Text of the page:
Tax Loss Harvesting: Lower Your Taxes By Selling at a Loss

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If you’re looking for ways to lower your taxes, check your investment portfolio for losses. You may be able to lower your tax bill by selling at a loss and immediately reinvesting.

What is tax loss harvesting?

Tax loss harvesting is a tax strategy where you sell an investment that’s down so you can claim a capital loss. If you want to stay invested, you immediately buy a similar investment.

You can do tax loss harvesting with stocks, ETFs, mutual funds, and other types of investments.

Example of Tax Loss Harvesting

Your S&P 500 index fund is down $10,000 since you bought it. If you sell it, you can claim the $10,000 capital loss as a write-off on your taxes.

But you don’t want to take your money out of the market. You just want to save on taxes. So you reinvest all of the money in a Total Stock Market index fund or other fund that’s similar to the S&P 500 index.

How big is the tax write-off?

When you claim a capital loss by selling an investment:

  • It first offsets any capital gains you had from selling investments that were up
  • Up to $3,000 of any remaining loss will offset ordinary income (interest, dividends, wages, business income, etc.)
  • Any remaining loss above $3,000 can be used in future years

What are the restrictions?

The biggest restriction is the wash sale rule. The wash sale rule says that you lose your loss write-off if you buy a substantially identical security within 30 days.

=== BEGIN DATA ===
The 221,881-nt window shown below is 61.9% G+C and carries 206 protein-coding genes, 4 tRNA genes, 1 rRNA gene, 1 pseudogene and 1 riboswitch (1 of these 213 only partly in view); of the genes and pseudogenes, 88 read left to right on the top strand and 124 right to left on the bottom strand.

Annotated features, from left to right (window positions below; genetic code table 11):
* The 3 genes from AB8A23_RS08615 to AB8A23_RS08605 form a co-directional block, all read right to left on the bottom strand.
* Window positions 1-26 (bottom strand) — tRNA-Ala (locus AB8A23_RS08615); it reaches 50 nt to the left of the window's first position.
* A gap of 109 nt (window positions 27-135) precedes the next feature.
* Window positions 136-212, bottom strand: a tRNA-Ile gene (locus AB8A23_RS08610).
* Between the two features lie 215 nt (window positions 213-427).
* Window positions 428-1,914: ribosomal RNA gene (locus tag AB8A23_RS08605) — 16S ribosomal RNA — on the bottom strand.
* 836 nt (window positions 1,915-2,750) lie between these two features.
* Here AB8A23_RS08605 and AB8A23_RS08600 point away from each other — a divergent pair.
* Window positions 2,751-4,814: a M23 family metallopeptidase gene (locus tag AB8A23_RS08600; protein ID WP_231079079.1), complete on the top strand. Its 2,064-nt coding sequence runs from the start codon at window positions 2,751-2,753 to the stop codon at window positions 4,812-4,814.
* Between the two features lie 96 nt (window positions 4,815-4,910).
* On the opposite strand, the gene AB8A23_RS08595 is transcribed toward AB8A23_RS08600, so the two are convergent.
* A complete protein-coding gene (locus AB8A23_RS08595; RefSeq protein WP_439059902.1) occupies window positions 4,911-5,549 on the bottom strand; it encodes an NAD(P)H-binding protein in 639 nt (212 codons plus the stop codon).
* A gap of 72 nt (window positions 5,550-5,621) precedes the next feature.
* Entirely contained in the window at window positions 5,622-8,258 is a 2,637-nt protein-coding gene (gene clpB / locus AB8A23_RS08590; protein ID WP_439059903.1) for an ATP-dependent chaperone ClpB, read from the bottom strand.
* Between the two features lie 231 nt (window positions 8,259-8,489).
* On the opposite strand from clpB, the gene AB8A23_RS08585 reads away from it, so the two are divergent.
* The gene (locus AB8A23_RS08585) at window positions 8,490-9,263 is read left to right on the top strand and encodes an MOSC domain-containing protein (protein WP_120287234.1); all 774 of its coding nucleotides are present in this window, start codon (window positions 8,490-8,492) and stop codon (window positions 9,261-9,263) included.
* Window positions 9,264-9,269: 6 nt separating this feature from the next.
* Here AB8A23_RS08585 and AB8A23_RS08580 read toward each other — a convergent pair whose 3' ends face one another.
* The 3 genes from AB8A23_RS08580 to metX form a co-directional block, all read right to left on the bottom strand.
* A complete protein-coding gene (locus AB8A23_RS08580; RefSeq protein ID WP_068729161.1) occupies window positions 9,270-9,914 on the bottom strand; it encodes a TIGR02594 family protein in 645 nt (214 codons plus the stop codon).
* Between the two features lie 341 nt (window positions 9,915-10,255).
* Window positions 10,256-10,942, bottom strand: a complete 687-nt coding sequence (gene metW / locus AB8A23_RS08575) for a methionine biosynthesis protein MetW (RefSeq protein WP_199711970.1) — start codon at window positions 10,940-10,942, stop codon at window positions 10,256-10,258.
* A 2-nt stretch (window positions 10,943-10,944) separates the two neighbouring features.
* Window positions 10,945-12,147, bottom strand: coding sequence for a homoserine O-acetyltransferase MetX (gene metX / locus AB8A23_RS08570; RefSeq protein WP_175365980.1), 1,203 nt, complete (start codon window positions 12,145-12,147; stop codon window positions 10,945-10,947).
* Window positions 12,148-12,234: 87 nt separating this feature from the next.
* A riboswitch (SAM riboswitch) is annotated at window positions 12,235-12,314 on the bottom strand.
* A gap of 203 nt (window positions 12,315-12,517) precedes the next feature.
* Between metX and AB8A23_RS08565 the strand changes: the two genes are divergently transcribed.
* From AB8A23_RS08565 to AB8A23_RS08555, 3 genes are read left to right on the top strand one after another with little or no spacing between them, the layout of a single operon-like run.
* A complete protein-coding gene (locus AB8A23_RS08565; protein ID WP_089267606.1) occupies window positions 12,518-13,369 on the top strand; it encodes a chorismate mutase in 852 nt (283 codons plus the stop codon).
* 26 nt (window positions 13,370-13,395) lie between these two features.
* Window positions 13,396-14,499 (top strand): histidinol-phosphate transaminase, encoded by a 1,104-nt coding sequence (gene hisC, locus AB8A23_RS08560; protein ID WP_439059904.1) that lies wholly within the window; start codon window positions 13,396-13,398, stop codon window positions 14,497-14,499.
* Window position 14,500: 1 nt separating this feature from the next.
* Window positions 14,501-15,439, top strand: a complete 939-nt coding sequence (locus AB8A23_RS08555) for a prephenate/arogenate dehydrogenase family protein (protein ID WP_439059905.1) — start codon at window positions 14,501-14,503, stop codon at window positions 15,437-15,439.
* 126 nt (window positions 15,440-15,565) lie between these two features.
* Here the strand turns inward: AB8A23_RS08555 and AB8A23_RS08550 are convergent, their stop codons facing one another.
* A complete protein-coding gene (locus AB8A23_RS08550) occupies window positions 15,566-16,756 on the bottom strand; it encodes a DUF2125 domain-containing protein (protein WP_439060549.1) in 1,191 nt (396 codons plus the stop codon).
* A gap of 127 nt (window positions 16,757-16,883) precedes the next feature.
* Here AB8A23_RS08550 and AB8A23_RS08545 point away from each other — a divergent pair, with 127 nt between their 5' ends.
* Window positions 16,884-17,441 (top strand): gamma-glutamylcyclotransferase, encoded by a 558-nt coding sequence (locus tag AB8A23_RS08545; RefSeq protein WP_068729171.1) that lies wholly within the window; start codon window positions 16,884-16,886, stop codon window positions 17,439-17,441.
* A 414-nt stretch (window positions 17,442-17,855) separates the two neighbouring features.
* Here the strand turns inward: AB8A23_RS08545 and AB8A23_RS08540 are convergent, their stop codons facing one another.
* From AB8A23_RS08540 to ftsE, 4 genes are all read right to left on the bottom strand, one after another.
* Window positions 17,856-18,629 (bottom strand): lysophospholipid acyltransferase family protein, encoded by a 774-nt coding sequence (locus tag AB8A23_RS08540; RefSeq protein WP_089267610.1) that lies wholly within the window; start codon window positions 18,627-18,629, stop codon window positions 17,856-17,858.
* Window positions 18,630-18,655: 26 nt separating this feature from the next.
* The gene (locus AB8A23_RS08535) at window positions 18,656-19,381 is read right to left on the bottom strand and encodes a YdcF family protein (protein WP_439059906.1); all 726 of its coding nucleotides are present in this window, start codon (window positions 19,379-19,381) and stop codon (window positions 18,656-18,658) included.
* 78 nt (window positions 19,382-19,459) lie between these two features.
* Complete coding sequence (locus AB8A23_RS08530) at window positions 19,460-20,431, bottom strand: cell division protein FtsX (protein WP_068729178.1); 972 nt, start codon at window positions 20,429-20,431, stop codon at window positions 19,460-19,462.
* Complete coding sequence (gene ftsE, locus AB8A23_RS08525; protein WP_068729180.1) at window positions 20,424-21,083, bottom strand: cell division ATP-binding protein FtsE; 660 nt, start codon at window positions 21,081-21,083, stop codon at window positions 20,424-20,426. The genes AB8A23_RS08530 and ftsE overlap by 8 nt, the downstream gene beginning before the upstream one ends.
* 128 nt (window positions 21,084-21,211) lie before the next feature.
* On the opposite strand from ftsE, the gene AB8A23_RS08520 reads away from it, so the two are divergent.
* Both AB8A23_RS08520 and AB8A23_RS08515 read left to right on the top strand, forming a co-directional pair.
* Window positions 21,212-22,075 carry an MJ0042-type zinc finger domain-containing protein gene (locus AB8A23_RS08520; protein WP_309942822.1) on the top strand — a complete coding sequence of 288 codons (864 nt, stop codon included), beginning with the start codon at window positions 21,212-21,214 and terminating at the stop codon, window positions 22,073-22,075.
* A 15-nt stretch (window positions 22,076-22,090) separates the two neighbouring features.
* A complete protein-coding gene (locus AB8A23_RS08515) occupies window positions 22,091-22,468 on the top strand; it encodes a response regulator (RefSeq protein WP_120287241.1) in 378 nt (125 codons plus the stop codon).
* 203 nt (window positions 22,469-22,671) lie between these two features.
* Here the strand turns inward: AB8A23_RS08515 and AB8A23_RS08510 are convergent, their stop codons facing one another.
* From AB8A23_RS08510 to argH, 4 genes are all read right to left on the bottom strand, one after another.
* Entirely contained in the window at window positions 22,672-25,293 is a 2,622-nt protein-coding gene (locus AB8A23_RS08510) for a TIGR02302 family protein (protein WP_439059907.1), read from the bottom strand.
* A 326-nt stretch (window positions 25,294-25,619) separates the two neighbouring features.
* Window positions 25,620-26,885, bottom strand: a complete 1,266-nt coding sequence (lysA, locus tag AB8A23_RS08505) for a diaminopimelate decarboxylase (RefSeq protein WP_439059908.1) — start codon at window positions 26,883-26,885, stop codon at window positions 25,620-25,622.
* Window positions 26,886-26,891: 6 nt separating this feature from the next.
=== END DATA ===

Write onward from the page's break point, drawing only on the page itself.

Basically, you can’t invest in the same thing for another 30 days.

Also, you can only claim a loss in taxable accounts. You can’t claim capital losses in IRAs, 401(k)s, or other tax-advantaged plans.

Examples

  • Common tax loss harvesting strategy: Sell S&P 500 fund and buy Total Stock Market fund (or the opposite).
  • Wash sale: Selling one S&P 500 fund and buying another S&P 500 fund — even though it’s a different fund company, you’re investing in the same thing.
  • Gray area: Selling a Total Stock Market fund tracking the CRSP index and buying a Total Stock Market fund tracking the S&P index. The two indexes have slight differences, but the IRS has never given a firm answer on whether the fact that both funds are trying to match the total stock market makes them substantially identical.

Wash sales include:

  • Buying in the same account
  • Buying in another account
  • Buying in an IRA, 401(k), or other retirement account
  • Reinvested dividends

Do you have to buy a similar investment?

You don’t have to buy a similar investment to claim a capital loss. The tax loss harvesting strategy assumes you want to keep your investments the same while claiming a tax loss.

If you want to sell a stock fund and buy a bond fund, you can sell stock fund shares that are down and claim a loss.

Make sure you pick the shares you sell.

Your broker should give you an option to pick which shares you sell. Make sure you’re selling the shares that have a loss and not any shares that have a gain.

Tax loss harvesting may increase your taxes in future years.

One word of caution about tax loss harvesting is that it may increase your taxes in future years.

Let’s say you’re down $10,000 in Fund A today. Over the next 5 years, Fund A and Fund B both go up $20,000.

  • If you use tax loss harvesting to sell Fund A and buy Fund B: You can claim a $10,000 loss this year. In five years, you’ll have a $20,000 taxable gain on Fund B.
  • If you hold Fund A: You don’t claim a loss this year. In five years, you’ll only have a $10,000 taxable gain (-$10,000 + $20,000 = $10,000).

So the first option can save you more now, while the second option can save you more in the future. But depending on your overall income, changes in tax brackets, and other factors, which one saves you more over time can vary.

If you want the sure tax benefit now, consider tax loss harvesting. If your taxes are relatively low this year and you expect them to be higher later, maybe don’t use tax loss harvesting.

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